For additional information see, A Short History Of Clay Pipes, by Heather Coleman
Calabash gourds (usually with meerschaum or porcelain bowls set inside them) have long made prized pipes, but they are labour-intensive and nowadays quite expensive. Because of this expense, pipes with bodies made of wood (usually mahogany) instead of gourd, but the same classic shape are sold as calabashes. Both wood and gourd pipes are functionally the same. They both have an air chamber beneath the bowl which serves to cool, dry, and mellow the smoke. There are also briar pipes being sold as calabashes. These typically do not have an air chamber and are named only because of their external shape.
The construction of a calabash pipe generally consists of a downward curve that ends with an upcurve where the bowl sits. This low center of gravity allows for the user to easily hold the pipe by the mouth alone, leaving his hands free. This advantage was often used by actors who wanted to depict their character smoking while permitting them to do other business simultaneously. That is why the character Sherlock Holmes, who never used this kind of pipe in the stories, is stereotypically depicted as favoring it because early dramatic productions, especially those starring William Gillette and Basil Rathbone, made this artistic decision. In fact, Holmes, who preferred very harsh tobacco, would probably have disliked the calabash because of the above-mentioned mellowing effect.
Gourds specifically intended for pipemaking are usually "hand trained" while they are still green & growing. Every few days, after the fruit has begun to develop, the grower will bend the "neck" of the gourd, until it has formed into a near semi-circle. These are mainly grown in South Africa.
Family: Cucurbitaceae (koo-ker-bih-TAY-see-ay); Genus: Lagenaria (lag-en-AR-ee-uh); Species: Siceraria (sy-ker-AR-ee-uh); Cultivar: Dipper(?)
Calabash Interpretations: Also popular with some collectors are Calabash shaped briar pipes, or Calabash interpretations. Fred Heim has written an interesting article on collecting these called Calabash, Calabash, Wherefore Art Thou Calabash?, The Genesis of a Collecting Motif By Fred Heim, with photography by Joe Harb.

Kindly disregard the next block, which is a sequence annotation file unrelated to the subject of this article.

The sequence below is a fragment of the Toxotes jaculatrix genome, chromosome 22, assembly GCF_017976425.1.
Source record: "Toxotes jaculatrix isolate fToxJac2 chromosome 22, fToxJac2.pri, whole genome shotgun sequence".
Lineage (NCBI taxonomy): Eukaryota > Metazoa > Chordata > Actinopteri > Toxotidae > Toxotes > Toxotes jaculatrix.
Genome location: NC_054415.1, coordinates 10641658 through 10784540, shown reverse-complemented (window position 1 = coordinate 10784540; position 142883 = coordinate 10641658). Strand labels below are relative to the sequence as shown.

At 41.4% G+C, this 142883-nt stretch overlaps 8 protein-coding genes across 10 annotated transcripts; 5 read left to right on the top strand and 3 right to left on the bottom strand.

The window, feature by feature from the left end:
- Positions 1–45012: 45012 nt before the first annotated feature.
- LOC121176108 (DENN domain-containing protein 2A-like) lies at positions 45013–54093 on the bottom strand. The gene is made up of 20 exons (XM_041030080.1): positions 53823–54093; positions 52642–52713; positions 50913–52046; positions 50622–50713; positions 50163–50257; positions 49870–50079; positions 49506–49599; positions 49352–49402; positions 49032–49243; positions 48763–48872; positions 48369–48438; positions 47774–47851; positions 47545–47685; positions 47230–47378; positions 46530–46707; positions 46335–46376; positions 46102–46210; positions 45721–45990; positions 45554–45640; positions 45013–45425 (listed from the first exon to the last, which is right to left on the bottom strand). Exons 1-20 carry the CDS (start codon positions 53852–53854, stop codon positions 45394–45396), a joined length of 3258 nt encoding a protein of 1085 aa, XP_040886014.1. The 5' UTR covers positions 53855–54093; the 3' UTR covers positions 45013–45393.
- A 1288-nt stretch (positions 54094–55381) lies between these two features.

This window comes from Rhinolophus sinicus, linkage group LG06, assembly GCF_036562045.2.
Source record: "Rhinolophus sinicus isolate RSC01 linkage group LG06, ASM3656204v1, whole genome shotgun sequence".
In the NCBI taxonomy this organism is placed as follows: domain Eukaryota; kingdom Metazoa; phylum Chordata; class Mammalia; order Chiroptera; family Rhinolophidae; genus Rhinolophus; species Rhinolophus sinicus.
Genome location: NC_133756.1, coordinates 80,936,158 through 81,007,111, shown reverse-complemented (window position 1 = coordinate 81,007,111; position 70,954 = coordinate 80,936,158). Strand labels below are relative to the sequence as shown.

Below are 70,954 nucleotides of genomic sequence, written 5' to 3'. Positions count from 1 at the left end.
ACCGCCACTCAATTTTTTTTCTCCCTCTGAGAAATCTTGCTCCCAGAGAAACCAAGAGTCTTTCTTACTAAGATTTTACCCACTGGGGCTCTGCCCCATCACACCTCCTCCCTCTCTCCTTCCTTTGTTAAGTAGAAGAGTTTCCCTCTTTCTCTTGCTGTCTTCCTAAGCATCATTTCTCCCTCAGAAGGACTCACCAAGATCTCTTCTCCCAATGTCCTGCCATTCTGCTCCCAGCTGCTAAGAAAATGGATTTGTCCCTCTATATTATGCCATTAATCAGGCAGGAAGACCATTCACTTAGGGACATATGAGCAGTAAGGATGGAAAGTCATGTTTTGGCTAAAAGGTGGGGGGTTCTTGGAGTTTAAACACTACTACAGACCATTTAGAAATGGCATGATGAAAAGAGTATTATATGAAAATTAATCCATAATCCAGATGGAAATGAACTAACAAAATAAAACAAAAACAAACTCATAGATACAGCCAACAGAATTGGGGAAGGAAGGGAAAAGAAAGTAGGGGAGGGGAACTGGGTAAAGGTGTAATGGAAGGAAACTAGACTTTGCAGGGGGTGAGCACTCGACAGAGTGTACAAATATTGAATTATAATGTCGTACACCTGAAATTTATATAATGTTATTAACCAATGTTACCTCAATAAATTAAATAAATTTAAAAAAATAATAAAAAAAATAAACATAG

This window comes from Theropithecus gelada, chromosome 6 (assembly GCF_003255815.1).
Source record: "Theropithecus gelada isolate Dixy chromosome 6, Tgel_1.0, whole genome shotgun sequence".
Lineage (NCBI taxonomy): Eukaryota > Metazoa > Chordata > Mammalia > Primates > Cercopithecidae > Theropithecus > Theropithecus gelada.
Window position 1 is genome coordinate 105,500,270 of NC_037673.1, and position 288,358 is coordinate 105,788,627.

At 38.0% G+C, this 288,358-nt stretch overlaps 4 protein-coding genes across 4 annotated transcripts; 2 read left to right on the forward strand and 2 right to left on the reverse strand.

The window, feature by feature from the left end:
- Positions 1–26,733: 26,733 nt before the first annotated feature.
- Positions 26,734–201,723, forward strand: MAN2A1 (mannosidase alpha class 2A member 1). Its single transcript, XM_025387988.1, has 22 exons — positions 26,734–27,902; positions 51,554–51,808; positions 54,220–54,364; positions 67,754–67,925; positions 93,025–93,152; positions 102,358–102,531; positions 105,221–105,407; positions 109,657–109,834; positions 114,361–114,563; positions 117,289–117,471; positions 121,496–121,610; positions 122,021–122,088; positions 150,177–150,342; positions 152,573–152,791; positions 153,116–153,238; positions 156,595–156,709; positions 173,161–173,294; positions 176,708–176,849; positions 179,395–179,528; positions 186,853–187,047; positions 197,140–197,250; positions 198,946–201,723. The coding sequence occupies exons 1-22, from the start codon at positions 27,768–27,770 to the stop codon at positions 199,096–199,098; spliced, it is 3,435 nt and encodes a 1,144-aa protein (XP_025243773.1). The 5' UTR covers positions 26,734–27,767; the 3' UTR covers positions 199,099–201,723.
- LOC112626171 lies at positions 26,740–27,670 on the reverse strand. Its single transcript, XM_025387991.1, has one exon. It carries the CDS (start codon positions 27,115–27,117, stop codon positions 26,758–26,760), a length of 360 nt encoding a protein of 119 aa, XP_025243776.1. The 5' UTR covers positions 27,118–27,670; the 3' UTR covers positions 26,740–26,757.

On the other end of the scale, "corncob" pipes made from maize cobs are cheap and effective, even if some regard them as inelegant. The cobs are first dried for two years. Then they are hollowed out to make a bowl shape. The bowls are dipped in a plaster-based mixture and varnished or lacquered on the outside. Shanks made from pine wood are then inserted into the bowls. The first and largest manufacturer of corncob pipes is Missouri Meerschaum, located in Washington, Missouri in the United States.. Missouri Meerschaum has produced the pipes since 1869. General Douglas MacArthur and George Lincoln Rockwell were perhaps the most famous smokers of this type of pipe, along with the cartoon characters Popeye and Frosty the Snowman.
Corncob pipes remain popular today because they are inexpensive and require no "break-in" period like briar pipes. For these two reasons, corncob pipes are often recommended as a "Beginners pipe." But, their enjoyment is by no means limited to beginners. Corncob pipes are equally valued by both learners, and experienced smokers who simply desire a cool, clean smoke. Pipesmokers who wish to sample a wide variety of different tobaccos and blends also might keep a stock of corncobs on hand to permit them to try new flavors without "carryover" from an already-used pipe, or to keep a potentially bad tasting tobacco from adding its flavor to a more expensive or favored pipe.
An excellent website devoted to metal pipes: Smoking Metal
An interesting book on the subject: Back From The Ashes, Uncovering the Lost History Of G. L. Hunt and the Falcon Pipe, by Kathy Worth, available from the author: Worthy Works Press.
Build your own custom Kirsten Metal Pipe at Kirsten Pipe Company
Pipe makers by location
It would be great to see an overview and history of pipe making heading up each region. Please feel free to contribute information to the individual sections. Pipe makers in red still need bios (just click on them and add any information you have), and the others linked in blue could be expanded on. Feel free to add other pipe makers you've a particular interest in or knowledge of. Please let me know if you need any help managing the wiki: mailto:firstname.lastname@example.org
We respectfully use the term coined by Jan Andersson, Broken Pipe, to denote deceased Pipemakers.
Canadian pipe making is very individual. Some styles are very traditional, showing definite Old World roots, while others are heavily influenced by the Danish freehand movement.
Danish pipe makers (alphabetical by last name)
H: Per Hansen (see S. Bang) | Poul Hansen | Hans Hartmann | Peter Hedegaard (Broken Pipe) | Peter Heding | Peter Heeschen | Gert Holbek | Preben Holm (Broken Pipe) (needs more editing) | Jens Holmgaard (Broken Pipe)